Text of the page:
This conflation between the powers of social media and the good and evil of the world is one which many religions have done. The difference is that in Saudi Arabia, the religious establishment has the power to do more than voice their opinion about it. In this confrontation between social media and the religious establishment, social change and civic engagement take on a new hue as certain forms of engagement are deemed unlawful and others are not. The blanket denouncement of Twitter as a force for destroying people in this world and the next clearly does not detter people from using the social website, rather it causes them to do so in more subtle ways, if they do, in fact, intend to use it to critique the government or cause any kind of social change. This need for subtlety could be the reason for the general ineffectiveness of Twitter to spawn any truly large-scale social change or civic engagement.
As mentioned earlier, Twitter gives its users a certain level of anonimity which allows them to function more openly online, stating things which they would not otherwise say. In Saudi Arabia, it is the Saudi Ministry of Culture and Information which is tasked with the regulation of Twitter. By their own account this is a behemoth task, if not one which is simply impossible. Boghardt noted that the ministry’s chief – Abdel Aziz Khoja had voiced just such opinions regarding his job of keeping Twitter under check.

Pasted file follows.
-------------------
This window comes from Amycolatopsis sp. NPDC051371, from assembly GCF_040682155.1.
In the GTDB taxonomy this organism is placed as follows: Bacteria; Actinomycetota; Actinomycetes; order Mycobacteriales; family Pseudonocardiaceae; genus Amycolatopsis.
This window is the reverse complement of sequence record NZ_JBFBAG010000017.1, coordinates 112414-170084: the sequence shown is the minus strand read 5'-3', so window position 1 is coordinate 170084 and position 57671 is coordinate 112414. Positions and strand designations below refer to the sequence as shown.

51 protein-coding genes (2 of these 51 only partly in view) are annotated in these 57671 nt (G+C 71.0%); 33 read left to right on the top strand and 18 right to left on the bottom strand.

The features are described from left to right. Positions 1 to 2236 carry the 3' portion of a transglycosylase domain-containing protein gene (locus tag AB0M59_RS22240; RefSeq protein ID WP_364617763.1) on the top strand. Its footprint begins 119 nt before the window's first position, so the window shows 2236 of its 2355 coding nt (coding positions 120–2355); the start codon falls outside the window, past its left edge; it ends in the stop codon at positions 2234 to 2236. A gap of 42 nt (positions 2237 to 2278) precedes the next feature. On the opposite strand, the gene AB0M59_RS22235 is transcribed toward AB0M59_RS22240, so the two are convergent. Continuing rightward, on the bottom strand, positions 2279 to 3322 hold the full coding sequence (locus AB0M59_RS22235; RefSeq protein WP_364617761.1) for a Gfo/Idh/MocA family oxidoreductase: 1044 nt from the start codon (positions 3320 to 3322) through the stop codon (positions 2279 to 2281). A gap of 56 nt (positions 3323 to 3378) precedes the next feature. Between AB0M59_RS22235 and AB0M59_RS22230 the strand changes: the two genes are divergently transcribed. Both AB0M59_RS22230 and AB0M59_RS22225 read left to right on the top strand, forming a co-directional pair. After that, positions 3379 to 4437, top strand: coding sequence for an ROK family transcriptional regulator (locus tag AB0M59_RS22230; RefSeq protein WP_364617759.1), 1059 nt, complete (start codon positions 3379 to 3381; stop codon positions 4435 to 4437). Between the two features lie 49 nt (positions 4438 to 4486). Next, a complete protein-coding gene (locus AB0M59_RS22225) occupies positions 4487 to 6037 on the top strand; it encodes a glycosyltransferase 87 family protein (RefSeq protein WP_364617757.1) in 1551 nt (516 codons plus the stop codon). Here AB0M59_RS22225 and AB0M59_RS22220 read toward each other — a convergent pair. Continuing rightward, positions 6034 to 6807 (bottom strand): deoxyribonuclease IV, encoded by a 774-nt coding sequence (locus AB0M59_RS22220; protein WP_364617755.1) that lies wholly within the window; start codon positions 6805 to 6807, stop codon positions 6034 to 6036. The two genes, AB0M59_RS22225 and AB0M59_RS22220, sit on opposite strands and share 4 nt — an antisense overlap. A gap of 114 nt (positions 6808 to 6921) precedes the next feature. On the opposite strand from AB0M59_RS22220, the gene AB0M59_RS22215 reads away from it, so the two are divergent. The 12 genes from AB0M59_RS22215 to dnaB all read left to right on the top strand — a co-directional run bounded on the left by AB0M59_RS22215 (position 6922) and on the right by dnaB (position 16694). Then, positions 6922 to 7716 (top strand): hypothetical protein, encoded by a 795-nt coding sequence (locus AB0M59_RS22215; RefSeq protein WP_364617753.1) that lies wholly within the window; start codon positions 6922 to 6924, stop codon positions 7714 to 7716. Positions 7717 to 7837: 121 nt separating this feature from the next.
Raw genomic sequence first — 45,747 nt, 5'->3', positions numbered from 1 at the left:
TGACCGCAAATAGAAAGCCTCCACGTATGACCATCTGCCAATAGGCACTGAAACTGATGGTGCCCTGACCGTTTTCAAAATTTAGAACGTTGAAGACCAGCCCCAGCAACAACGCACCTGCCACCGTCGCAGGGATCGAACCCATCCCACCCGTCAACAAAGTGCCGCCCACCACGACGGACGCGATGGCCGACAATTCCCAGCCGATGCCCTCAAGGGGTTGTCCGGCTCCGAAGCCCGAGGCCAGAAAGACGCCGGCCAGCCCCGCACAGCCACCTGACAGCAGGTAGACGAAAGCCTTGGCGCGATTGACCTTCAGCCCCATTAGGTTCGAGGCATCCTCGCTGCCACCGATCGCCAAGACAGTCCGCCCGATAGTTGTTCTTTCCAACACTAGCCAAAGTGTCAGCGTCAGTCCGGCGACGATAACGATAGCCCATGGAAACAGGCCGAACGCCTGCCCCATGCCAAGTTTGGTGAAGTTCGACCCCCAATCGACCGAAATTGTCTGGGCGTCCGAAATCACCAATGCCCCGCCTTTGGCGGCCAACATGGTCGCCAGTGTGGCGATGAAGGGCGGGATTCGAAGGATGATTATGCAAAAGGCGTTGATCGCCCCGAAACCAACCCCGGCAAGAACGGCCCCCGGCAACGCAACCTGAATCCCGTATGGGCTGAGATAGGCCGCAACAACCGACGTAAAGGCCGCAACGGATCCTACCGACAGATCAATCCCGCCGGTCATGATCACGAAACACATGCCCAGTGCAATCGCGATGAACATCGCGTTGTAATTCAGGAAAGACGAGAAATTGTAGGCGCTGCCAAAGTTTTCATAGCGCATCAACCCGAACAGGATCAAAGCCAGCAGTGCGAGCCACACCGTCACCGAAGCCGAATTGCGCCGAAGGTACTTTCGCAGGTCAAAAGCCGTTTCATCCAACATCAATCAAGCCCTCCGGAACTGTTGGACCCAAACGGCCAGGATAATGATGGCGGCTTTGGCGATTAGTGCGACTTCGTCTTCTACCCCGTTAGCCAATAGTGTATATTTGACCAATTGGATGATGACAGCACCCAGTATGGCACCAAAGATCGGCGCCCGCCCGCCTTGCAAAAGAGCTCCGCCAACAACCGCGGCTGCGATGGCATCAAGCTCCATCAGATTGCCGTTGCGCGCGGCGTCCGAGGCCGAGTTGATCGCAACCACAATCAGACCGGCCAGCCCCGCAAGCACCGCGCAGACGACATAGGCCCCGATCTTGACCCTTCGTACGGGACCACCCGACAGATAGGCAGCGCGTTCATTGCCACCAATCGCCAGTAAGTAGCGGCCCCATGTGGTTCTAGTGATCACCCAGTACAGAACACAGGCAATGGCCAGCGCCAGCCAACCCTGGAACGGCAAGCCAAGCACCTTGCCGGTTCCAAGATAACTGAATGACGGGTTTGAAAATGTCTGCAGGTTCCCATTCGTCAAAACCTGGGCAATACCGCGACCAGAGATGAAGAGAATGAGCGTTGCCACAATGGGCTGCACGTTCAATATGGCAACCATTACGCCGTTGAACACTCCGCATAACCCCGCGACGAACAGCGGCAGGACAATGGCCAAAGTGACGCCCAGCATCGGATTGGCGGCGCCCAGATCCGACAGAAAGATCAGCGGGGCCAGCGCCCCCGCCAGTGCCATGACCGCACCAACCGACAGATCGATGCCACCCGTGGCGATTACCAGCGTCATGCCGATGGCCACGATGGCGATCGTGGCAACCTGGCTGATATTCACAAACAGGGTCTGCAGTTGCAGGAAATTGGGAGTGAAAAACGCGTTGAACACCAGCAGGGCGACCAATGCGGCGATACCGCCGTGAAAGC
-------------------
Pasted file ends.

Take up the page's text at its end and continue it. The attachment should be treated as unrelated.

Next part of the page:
At this point, the most logical thing for the government to do is to narrow down their list of people they need to monitor. This is exactly what the government has done by focusing much more on people in power than the general citizenry. This makes good sense – without a strong head not organized form of dissent can survive long. Clearly this is yet another reason why Social change and civic engagement have not fully grown in Saudi Arabia – those who attempt to use these platforms in such ways are not those in power, or those who can influence the people. These users rarely ever make over-bold statements for fear of being reprimanded – the Al Jazeera media network noted that three lawyers, Abdulrahman al-Subaihi, Bander al-Nogaithan, and Abdulrahman al-Rumaih, were prosecuted based solely on the comments they made on Twitter which were alledged to be against the sovereignty and independence of Sharia Law in Saudi Arabia.
A curious fact, however, is that such repressive measures have not, in fact, mamaged to repress the the use of Twitter in such ways. Certainly, there is no possibility of mobilizing a large-scale, physical social gathering for change, but by unyieldingly using Twitter and other similar sites to voice opinons of what might subsequently be branded dissent or even rebellion, social media, especially Twitter, become platforms for beginning social change by simply talking about it. Even if nothing concrete can be done, the sensitization of thousands, if not millions of Saudi Arabian citizens to social issues can be called Civic engagement. Earlier in this paper, it was mentioned that the hastag ‘the salary is not enough’ could be used to spawn awareness, now one can say with confidence that this is in fact what it does.